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Picture of Christmas Tree Trunk Reading Light
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Even if your township or city has a Christmas tree composting or mulching program, its hard to see such a lovely tree go. So why not harvest this year's Christmas tree to make next year's gifts or to make yourself a special memento?

This project upcycles a Christmas tree trunk into bases for lovely, simple reading lights. When used with an Edison bulb, it makes a natural, warm and cozy bedside reading light that's gentle on the eyes as well as the wallet.

SKILLS!

  • Basic woodworking
  • Basic electrical

TOOLS (Required)

  • Standard cordless drill
  • 1-1/2 inch Spade or Forstner drill bit with shank compatible with standard 3/8 inch cordless drill chuck
  • 1/8 and 1/2 inch standard drill bits
  • 1/2 inch wood chisel
  • Mallet or hammer
  • Needle nose pliers
  • Heavy-duty stapler with 1/2 inch staples
  • Tape measure or ruler
  • Gloves
  • A vise or two 6 inch bar clamps or c-clamps
  • Razor blade
  • Two small (think eyeglass kit) flat head screwdrivers
  • Hand saw

TOOLS (Optional)

MATERIALS (Required)

MATERIALS (Optional)

Note: I strongly suggest wearing gloves for all steps, until the wood dries out. Otherwise, as you can see from the picture above, you will get sap all over your hands, and its impossible to get off! Links to products are listed in case you don't know what a particular tool is, or are confused by all the options out there and all the lively debates you'll find on forums when doing your research!

Cost of materials can range from $0 (if entirely up-cycled) to ~$30 per lamp, if you purchase a new light pendant and Edison bulb and decide to apply stain and sealer (and need to purchase it). Re-use materials and borrow tools whenever possible! Look up local tool libraries and maker spaces, and utilize buy-nothing groups and thrift/re-use stores. You're also bound to have a neighbor willing to loan tools and scrap materials.

Step 1: Harvest the Trunk

Picture of Harvest the Trunk
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Using a standard hand-saw, pruning saw or even a chain-saw, cut off the lower portion of the trunk from your tree. The location where you cut should be where the trunk becomes less than 3 inches in diameter. For a typical 6 foot Christmas tree, you should be able to salvage at least 1 foot of trunk which will make about 4 lamp bases. Although it doesn't have to be exact, a simple way to check the diameter is to cut a piece of string 9.5 inches long (Circumference = Diameter * PI, 3 inches * PI ~= 9.42 inches).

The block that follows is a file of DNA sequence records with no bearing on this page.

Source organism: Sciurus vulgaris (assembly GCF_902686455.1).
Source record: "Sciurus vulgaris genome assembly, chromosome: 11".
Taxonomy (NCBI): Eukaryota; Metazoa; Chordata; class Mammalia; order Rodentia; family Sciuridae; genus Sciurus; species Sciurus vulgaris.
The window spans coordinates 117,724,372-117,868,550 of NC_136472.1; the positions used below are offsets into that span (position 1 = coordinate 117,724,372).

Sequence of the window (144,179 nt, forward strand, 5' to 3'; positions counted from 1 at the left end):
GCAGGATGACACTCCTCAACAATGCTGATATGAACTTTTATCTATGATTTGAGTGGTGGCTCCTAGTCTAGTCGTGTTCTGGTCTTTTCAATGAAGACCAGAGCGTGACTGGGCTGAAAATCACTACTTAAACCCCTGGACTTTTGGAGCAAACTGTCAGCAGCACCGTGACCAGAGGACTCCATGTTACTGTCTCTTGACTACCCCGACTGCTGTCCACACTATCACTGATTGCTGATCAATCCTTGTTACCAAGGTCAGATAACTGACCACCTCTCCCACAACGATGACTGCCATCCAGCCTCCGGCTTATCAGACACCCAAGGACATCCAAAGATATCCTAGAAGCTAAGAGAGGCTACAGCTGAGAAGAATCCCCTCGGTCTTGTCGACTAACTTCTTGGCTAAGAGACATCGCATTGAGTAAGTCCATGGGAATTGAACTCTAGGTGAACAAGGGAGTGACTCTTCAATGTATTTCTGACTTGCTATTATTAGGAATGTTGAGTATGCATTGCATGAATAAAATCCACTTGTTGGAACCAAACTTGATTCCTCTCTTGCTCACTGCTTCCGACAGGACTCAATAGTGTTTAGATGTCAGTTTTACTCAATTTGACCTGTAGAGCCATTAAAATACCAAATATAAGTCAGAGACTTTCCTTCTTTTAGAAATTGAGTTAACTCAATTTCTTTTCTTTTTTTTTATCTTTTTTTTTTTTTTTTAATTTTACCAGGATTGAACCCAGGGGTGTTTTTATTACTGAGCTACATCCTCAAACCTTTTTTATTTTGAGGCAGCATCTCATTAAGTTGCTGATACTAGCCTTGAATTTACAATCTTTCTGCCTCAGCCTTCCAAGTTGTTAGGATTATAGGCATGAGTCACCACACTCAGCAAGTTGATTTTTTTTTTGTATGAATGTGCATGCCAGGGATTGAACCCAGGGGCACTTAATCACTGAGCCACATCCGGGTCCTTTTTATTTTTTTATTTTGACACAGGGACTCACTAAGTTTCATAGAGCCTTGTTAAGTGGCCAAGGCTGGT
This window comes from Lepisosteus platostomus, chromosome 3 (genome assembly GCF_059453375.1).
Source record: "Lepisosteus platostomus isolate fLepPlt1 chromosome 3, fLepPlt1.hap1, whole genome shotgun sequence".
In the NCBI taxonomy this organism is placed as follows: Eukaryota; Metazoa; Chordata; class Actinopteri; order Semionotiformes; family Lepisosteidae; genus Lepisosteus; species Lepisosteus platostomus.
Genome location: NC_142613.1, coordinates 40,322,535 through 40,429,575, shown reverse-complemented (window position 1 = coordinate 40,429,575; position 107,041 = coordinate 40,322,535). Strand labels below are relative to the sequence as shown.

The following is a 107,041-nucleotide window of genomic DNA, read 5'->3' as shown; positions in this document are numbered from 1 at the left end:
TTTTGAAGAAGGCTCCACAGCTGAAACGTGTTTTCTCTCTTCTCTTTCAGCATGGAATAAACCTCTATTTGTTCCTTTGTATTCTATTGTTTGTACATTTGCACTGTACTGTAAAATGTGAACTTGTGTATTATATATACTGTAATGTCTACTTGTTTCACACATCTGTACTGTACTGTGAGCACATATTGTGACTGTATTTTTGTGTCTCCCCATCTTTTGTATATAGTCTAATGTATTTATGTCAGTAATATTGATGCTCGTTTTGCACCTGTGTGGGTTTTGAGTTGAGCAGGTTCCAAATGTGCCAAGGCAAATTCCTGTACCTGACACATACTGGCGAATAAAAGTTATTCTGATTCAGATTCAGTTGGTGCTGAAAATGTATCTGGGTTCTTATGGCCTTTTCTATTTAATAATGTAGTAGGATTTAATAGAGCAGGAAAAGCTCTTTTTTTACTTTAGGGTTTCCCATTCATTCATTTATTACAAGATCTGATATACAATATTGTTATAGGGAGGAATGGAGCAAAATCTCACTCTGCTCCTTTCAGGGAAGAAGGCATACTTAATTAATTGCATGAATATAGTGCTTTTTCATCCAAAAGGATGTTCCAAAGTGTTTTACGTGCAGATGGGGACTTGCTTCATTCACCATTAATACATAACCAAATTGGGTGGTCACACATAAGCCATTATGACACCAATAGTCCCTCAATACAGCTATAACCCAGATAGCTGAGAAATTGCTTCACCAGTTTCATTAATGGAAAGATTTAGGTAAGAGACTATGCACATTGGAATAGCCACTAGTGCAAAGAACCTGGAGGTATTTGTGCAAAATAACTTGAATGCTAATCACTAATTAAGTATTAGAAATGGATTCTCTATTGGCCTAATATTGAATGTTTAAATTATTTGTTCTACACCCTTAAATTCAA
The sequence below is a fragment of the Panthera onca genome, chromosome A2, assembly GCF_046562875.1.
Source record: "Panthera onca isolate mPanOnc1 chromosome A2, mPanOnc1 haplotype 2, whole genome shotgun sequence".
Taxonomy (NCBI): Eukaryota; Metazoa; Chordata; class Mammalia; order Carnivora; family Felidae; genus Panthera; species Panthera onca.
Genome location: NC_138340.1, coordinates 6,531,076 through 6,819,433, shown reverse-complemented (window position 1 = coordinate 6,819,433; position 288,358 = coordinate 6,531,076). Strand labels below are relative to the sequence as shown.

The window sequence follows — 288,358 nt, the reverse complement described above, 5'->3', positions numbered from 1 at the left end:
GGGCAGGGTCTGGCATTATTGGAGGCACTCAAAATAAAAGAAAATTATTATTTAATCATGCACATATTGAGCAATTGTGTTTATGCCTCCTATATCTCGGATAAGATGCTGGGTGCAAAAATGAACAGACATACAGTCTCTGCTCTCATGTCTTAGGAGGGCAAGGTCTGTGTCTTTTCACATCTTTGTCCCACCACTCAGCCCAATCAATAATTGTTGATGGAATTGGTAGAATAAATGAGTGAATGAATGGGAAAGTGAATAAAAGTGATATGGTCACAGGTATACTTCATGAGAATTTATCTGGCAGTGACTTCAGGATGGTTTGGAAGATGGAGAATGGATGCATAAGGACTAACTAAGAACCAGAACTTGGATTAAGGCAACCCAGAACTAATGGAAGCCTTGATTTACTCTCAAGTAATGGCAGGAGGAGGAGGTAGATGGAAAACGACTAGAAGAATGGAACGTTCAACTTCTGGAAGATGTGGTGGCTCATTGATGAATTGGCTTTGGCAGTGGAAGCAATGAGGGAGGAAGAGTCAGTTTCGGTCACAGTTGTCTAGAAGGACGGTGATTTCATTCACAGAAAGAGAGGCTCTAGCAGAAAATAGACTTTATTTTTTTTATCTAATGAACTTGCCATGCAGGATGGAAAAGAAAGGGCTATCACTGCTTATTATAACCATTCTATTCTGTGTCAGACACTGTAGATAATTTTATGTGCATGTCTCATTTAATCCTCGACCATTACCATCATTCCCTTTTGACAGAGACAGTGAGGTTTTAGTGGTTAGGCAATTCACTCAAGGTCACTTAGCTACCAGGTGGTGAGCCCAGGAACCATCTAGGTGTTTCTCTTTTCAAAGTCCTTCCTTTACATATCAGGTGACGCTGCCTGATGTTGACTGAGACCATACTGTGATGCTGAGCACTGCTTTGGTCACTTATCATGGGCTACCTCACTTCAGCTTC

In order to make the cut, it might be necessary to first clear a few branches out of the way, either by breaking them or cutting them (pruning shears work best). Regardless of the method, be sure to not cut or break the limbs too close to the trunk, as you don't want to strip the bark. Its also suggested to make one continuous cut thru the entire trunk, rather than cut it from multiple directions, such that you have a nice clean cut that doesn't require excessive sanding to smooth out later. To do so, its helpful to have the trunk off the ground so its easier to saw.

Note: A sharp saw makes for easy work. Check out some videos on how to sharpen hand saws and cut wood just like butter!

seamster1 year ago

Very cool. I've made a few projects using old Christmas trees, so I really got a kick out of seeing this. Nicely done! :)

pduffey (author)  seamster1 year ago

Thanks! What kind of stuff have you made out of them? I've also re-used tree branches for wall hangers for stringed instruments, looks like they are growing out of the wall haha.

This was inspired a few years ago when I was walking around a shopping mall in Japan and saw some simple lamps in square wooden bases. They cost something like $50, and like any maker, immediately thought "hey, I could make that (for a lot less)!" haha.

Here's two things I made from Christmas trees: https://www.instructables.com/id/Turn-a-used-Chris...

and

https://www.instructables.com/id/Knotted-Tree-Tabl...

I'm most proud of the didgeridoo - it has held up well and I still have it! : )